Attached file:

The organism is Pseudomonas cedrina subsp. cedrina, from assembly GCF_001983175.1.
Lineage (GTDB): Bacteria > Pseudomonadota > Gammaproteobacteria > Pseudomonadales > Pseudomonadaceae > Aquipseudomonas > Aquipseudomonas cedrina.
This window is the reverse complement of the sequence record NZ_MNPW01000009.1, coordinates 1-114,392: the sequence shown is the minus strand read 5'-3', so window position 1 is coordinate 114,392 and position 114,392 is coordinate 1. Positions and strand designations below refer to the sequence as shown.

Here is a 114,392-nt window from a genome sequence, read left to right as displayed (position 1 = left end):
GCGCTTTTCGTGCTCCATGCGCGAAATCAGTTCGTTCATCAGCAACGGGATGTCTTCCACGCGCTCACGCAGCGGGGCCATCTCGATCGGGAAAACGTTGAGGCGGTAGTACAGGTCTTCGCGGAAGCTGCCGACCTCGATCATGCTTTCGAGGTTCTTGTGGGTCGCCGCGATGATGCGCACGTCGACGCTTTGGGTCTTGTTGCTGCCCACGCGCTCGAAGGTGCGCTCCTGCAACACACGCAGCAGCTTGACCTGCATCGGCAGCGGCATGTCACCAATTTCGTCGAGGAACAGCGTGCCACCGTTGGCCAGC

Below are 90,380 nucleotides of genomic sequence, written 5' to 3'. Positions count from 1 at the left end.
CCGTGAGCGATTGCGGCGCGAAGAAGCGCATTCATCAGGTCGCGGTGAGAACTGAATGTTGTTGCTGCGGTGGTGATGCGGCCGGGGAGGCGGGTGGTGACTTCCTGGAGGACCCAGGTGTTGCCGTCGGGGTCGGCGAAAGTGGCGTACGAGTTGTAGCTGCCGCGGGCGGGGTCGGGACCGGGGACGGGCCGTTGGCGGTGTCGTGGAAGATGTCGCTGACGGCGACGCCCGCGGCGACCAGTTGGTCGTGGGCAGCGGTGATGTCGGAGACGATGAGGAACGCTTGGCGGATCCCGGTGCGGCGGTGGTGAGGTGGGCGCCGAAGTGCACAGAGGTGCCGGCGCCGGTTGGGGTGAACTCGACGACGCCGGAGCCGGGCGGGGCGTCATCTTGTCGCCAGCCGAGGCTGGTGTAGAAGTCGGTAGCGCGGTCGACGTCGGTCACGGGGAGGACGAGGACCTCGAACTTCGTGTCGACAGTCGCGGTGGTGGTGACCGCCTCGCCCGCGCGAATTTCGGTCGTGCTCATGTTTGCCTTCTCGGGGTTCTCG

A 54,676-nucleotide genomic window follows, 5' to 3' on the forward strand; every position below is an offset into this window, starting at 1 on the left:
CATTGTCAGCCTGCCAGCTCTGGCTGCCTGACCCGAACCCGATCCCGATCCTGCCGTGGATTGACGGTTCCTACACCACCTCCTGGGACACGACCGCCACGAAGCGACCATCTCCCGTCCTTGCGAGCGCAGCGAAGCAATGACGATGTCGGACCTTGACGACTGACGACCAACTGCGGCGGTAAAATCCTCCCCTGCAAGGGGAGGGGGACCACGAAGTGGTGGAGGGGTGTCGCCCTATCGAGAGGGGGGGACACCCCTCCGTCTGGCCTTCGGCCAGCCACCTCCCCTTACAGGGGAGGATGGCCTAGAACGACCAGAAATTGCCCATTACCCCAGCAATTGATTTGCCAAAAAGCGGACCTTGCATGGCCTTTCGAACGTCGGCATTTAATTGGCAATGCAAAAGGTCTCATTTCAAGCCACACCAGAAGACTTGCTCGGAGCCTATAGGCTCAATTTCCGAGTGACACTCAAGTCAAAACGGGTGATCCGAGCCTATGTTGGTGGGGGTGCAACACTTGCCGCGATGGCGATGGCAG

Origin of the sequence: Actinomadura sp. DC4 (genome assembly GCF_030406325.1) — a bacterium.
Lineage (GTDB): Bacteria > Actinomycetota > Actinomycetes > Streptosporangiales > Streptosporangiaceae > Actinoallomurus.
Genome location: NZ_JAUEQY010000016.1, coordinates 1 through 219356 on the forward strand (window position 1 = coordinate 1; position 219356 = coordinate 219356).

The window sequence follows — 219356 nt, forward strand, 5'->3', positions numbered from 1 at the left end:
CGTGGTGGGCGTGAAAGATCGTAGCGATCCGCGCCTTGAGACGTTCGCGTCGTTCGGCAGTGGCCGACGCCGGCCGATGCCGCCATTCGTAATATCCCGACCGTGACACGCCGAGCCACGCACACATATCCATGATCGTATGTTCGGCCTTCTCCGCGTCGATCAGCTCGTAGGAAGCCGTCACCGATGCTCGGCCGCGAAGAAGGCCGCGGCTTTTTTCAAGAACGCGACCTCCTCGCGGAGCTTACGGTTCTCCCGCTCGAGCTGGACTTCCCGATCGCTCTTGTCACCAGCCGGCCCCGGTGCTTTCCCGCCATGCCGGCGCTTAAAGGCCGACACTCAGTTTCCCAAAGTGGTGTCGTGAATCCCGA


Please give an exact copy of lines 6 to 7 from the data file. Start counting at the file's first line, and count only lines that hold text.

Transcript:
Below are 90,380 nucleotides of genomic sequence, written 5' to 3'. Positions count from 1 at the left end.
CCGTGAGCGATTGCGGCGCGAAGAAGCGCATTCATCAGGTCGCGGTGAGAACTGAATGTTGTTGCTGCGGTGGTGATGCGGCCGGGGAGGCGGGTGGTGACTTCCTGGAGGACCCAGGTGTTGCCGTCGGGGTCGGCGAAAGTGGCGTACGAGTTGTAGCTGCCGCGGGCGGGGTCGGGACCGGGGACGGGCCGTTGGCGGTGTCGTGGAAGATGTCGCTGACGGCGACGCCCGCGGCGACCAGTTGGTCGTGGGCAGCGGTGATGTCGGAGACGATGAGGAACGCTTGGCGGATCCCGGTGCGGCGGTGGTGAGGTGGGCGCCGAAGTGCACAGAGGTGCCGGCGCCGGTTGGGGTGAACTCGACGACGCCGGAGCCGGGCGGGGCGTCATCTTGTCGCCAGCCGAGGCTGGTGTAGAAGTCGGTAGCGCGGTCGACGTCGGTCACGGGGAGGACGAGGACCTCGAACTTCGTGTCGACAGTCGCGGTGGTGGTGACCGCCTCGCCCGCGCGAATTTCGGTCGTGCTCATGTTTGCCTTCTCGGGGTTCTCG